Sam and Amelia were staying at a two-story beach house which was right in the bull’s eye of an unusually fierce early winter storm that zeroed in on the northern California coast. When storm warnings were issued for Stinson Beach, they’d taken all the precautions possible, but it appeared they weren’t enough. The rains had not yet arrived but the wind whistled through the rain gutters and pounded against the house. The sliding glass door of their bedroom that opened onto a deck threatened to shatter as flying branches battered it.
Sam headed for the bedroom door, his flashlight making a dim circle against the wall.
“Where are you going?” She tried to control her voice so it wouldn’t shake. She didn’t like the thought of being left alone in the bedroom.
“I’m going to go check on things, see if the house is okay. Maybe I can get a fire going in the fireplace.” Sam hesitated. “Shhh. Did you hear that?”
“What?” He didn’t answer her. She watched the shafts of light from Sam’s flashlight vanish from sight as he walked through the upstairs hallway. Shivering, she picked up the candle and made her way to a chair to retrieve her coat and put it on over her nightgown.
She listened intently and heard some thumping noises. She wasn’t sure if the source of the banging was Sam or the storm…or something else. Someone might have climbed the wooden staircase that could be accessed from the beach. Still, that would have been difficult because the surf was so high it was probably crashing up against the bottom of the stairs.
“Sam! Sam!” Amelia called. “Where are you? Sam, is that you?”
There was no response.
Listen to my interview with Quinn Barrett on her podcast about publishing, writing, my books and quotable quotes. Quinn has resumed her podcasts in a new format for Wise Bear Books. Give a listen. Click on the link.
I attended the two-day writers conference, Write On The Sound, over the weekend. Fortunately for me this top notch writers conference was held in Edmonds where I live. It was a beautiful autumn day and the conference was held about seven or eight blocks from my house.
I attended workshops aimed at improving your writing craft. One of my favorites was the two hour session called “Pump Up Your Plot” under the tutelage of Bill Dietrich. He’s the author of the New York best selling Ethan Gage Series and a half a dozen other novels. Bill’s a career journalist who shared a Pulitzer Prize at the Seattle Times. There was an interesting discussion about the changing world of literature. Editors continue to push writers to pump up the plot and have a slam-bang beginning to pull readers into the story. “Classic” literary works would have a tough time if they were just coming into the market today. Ponderous and lengthy descriptions and literary musings such as F. Scott Fitzgerald, J.D. Salinger and Ernest Hemingway could fall under the editor’s knife.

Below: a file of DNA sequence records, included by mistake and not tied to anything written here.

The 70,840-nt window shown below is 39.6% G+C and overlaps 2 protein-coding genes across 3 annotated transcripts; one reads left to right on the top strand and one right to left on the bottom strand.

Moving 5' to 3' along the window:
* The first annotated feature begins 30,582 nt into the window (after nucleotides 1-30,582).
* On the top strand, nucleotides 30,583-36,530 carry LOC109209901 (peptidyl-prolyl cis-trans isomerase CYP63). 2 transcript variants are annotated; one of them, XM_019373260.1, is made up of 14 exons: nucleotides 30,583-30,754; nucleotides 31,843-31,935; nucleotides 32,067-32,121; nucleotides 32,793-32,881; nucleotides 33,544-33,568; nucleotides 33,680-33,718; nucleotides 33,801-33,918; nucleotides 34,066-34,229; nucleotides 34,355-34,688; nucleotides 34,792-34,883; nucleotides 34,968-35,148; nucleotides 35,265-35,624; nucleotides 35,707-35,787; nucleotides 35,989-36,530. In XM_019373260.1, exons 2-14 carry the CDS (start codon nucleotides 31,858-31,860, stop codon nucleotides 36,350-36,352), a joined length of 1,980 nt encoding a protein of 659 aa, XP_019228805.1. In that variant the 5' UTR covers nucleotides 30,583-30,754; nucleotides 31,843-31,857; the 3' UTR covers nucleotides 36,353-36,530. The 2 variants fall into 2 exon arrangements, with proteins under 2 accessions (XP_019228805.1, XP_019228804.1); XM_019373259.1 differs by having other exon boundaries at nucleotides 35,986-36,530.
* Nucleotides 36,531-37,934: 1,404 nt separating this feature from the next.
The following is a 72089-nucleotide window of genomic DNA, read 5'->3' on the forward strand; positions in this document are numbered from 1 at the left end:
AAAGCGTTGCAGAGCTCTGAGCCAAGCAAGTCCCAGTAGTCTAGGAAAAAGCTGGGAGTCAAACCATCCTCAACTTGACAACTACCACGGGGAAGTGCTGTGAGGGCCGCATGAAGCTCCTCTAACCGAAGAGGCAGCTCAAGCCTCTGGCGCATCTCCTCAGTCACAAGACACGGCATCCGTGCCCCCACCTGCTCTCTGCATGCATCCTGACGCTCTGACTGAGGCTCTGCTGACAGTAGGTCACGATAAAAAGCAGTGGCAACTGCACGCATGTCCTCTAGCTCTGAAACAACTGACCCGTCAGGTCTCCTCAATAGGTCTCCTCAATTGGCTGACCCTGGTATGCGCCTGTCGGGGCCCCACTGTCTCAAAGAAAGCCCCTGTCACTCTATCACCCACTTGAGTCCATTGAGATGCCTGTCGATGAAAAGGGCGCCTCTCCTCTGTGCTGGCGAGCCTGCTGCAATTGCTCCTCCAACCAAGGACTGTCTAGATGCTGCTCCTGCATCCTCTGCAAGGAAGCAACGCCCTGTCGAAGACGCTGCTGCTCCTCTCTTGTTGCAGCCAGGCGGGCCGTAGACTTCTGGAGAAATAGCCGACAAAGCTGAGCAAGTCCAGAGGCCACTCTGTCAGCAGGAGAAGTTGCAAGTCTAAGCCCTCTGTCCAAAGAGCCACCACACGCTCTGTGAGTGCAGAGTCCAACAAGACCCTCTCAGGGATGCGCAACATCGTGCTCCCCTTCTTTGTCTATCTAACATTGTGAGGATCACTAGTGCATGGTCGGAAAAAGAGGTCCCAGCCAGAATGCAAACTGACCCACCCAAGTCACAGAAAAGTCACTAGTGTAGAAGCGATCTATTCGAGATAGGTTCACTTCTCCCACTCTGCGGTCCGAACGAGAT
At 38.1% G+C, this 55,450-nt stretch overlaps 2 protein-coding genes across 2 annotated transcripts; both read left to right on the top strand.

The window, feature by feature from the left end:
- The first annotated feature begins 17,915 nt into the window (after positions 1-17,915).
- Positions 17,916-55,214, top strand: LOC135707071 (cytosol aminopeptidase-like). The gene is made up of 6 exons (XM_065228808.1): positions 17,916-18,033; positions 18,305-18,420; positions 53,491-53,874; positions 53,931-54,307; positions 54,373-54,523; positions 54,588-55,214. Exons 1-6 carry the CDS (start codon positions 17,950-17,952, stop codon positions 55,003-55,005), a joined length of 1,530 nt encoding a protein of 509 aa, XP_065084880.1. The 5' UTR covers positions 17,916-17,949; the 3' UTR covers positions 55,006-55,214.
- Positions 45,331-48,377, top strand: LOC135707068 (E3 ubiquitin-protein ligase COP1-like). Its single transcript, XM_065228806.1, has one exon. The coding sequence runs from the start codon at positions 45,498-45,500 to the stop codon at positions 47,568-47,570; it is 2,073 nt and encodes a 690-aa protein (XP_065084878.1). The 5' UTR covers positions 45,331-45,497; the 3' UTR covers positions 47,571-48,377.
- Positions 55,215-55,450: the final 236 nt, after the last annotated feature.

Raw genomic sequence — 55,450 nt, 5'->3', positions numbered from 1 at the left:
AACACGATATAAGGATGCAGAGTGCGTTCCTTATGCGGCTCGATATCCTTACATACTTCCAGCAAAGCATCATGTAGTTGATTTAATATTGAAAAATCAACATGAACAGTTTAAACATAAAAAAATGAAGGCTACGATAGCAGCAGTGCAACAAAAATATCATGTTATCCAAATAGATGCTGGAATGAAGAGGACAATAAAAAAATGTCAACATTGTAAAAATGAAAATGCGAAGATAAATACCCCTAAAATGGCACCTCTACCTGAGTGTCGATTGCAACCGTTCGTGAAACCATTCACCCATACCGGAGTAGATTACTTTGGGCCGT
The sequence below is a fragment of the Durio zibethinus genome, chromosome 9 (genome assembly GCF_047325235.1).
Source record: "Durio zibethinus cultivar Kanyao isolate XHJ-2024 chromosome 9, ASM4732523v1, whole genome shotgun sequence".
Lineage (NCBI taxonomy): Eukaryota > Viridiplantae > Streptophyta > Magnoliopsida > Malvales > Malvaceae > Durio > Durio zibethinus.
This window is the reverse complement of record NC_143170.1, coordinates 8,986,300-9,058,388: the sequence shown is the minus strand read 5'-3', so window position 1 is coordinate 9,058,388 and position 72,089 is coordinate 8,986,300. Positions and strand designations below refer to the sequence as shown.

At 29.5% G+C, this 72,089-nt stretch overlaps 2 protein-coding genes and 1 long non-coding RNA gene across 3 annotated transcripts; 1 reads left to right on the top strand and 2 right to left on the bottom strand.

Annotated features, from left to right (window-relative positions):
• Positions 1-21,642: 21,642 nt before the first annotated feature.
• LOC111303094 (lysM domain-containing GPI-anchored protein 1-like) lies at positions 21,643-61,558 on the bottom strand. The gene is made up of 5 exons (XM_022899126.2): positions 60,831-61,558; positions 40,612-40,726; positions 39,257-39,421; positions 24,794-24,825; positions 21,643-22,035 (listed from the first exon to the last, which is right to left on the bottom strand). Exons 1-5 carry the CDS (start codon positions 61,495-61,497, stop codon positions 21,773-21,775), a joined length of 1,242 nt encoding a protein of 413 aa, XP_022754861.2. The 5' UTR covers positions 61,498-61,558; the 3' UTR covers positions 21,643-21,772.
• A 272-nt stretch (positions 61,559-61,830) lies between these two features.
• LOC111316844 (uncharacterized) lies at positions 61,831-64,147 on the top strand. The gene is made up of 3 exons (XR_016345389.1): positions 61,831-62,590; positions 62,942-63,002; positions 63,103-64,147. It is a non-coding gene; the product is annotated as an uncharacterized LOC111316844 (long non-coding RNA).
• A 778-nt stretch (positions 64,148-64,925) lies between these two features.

One of my favorite events was the “Solving the Mystery” panel of four authors discussing constructing a mystery and amping up the suspense.
The keynote address was given by noted author Benjamin Percy. His humorous hour long talk was somewhat modeled after Rocky Balboa training for a fight. Percy talked about “Going the Distance: A Training Guide To The Writing Life.”
The conference came at a great time for me as I’m in the middle of extensive review of the galleys of my new novel “Fog City Strangler” after it was worked over by my editor. The conference was inspiring and it helped my resolve to fight your way through problems that every writer faces.
It was the 28th annual Write On The Sound conference. Great job Edmonds Arts Council and volunteers.